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Like probably everyone reading this, I have always thought that spiders are carnivorous, sucking the precious bodily fluidsA from their prey. I mean, those fangs!

And I was wrong, for it seems that some spiders eat some plant material alongside their liquid meals - and some are almost fully vegetarian. A just-published paper (Painting, Nicholson, Bulbert, Norma-Rashid & LI, 2017) notes that while most of these spiders take nectar from flowers, there's even one - with the delightful name of Bagheera kiplingiB - where much of its diet comprises the nutrient-rich leaf tips of acacia trees (more on that later).

The nectar-eating spiders don't rely exclusively on sweet treats; the sugar they obtain supplements their main diet. Apparently the sugar-sipping habit incurs a certain amount of risk. This is because 'extrafloral' nectaries (eg at the bases of leaves, or on the leaves themselves) are used and guarded by ants. This behaviour itself is an interesting one, as it's an example of a mutualistic relationship between the ants and the plants. The ants obtain nutrients, and their aggressive behaviour towards other animals can reduce damage by herbivores. Painting and her colleagues comment that other invertebrates - such as spiders - typically feed from these nectaries only when the ants are absent, but found evidence that 

the jumping spider Orsima ichneumon guards extrafloral nectaries through active confrontation with ants and by depositing silk barriers to inhibit their competitors.

The researchers were intending to investigate the hypothesis that the flamboyant little spiders are ant mimics, an hypothesis which - given the bright colours of this species and the generally uniform dark colours of ants - sounds a little unusual. Their plan was derailed by a landslide that meant they couldn't get to their field station, but that didn't stop them making roadside observations instead.

Figure 1

Figure 1: a male Orsima ichneumon showing off his medley of colours. From Painting et al., 2017

The team spotted a female O.ichneumon feeding from a nectary on a leaf, a behaviour that didn't take them totally by surprise as other scientists had already reported such behaviour in spiders. What was unexpected was the fact that she then laid down patches of silk around each nectary, after feeding there. Nor was this behaviour isolated to a single individual. And what's more, the researchers also observed the spiders chasing smaller ants away from their feeding spots, and avoiding larger ones. As a result they formed the hypothesis that the silk deposits - made at some energy cost to the spider - act as a deterrent to the ants, although they note that this suggestion has yet to be tested, along with the idea that the silk might be a form of spider GPS, identifying the location of food sources. But why hang around on plants where there are aggressive ants to contend with, rather than go somewhere else with more insect prey & fewer ants? Painting el al. suggest that moving around between plants may increase the risk of predation, whereas staying put might afford some passive protection due to the ants guarding 'their' plants. Plus, the energy pay-off from nectar feeding may outweigh the costs of making the silk & chasing away the smaller ants.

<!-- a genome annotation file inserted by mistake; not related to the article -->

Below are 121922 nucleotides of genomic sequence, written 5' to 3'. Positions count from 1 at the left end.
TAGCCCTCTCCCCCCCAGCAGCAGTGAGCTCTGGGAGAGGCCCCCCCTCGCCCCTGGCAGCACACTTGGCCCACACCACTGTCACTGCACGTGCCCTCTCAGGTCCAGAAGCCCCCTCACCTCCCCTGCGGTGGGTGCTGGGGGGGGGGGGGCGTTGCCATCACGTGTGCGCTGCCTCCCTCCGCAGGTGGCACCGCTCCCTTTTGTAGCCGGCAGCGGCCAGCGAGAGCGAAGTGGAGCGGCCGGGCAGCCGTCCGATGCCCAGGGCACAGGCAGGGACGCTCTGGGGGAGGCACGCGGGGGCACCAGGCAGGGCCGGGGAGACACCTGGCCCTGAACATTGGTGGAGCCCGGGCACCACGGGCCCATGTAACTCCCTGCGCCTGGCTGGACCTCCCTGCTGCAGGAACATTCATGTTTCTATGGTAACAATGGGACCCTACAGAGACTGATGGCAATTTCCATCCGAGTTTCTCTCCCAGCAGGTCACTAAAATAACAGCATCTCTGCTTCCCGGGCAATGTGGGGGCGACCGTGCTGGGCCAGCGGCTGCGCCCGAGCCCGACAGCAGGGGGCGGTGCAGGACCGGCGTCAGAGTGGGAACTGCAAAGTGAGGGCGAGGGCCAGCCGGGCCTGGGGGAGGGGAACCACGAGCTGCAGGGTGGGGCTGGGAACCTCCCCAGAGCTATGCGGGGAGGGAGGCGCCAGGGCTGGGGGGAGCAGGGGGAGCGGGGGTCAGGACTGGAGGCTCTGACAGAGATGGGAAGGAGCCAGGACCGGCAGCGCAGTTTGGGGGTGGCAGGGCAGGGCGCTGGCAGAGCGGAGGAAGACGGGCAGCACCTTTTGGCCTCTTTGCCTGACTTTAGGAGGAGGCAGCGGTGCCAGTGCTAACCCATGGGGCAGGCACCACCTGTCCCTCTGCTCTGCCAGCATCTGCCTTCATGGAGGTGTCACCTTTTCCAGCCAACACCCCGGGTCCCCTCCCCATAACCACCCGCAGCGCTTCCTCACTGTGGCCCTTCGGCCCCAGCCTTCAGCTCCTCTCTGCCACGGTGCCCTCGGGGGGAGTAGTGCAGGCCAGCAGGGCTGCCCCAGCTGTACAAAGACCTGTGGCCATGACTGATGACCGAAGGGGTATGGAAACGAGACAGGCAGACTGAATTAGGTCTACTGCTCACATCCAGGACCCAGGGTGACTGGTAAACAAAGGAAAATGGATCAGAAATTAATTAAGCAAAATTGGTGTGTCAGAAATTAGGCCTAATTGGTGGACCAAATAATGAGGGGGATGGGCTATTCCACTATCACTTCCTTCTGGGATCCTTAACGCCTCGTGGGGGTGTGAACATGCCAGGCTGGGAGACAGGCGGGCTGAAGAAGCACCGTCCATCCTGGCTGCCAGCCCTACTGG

Now, on to Bagheera! I was sent a delightful link about this little jumping spider as a result of tweeting my surprise that vegetarian spiders are even a thing :) B.kiplingi lives on a Central American species of Acacia that's also defended by ants, and which produces structures called Beltian bodies for ant consumption. The spider gives adult ants a miss (although it eats their larvae - and plant nectar), but it eats a lot of the Beltian bodies: in the original paper Meehan, Olson, Reudink, Kyser & Curry (2009) note that these plant structures make up 60-91% of the spiders' diets. This is strange, to say the least, as they turn out to be very high in fibre and low in fat.

Fig. 2 Evidence of herbivory in the jumping spider Bagheera kiplingi. (A) Adult female consumes a Beltian body harvested from the tip of an ant-acacia leaflet. (Photo: M.Milton.) (B) B. kiplingi diet estimated from field observations. Beltian bodies contributed more to the spider's diet than did other food sources, especially in Mexico (sample sizes refer to numbers of food items observed). From Meehan, Olson, Reudink, Kyser & Curry (2009)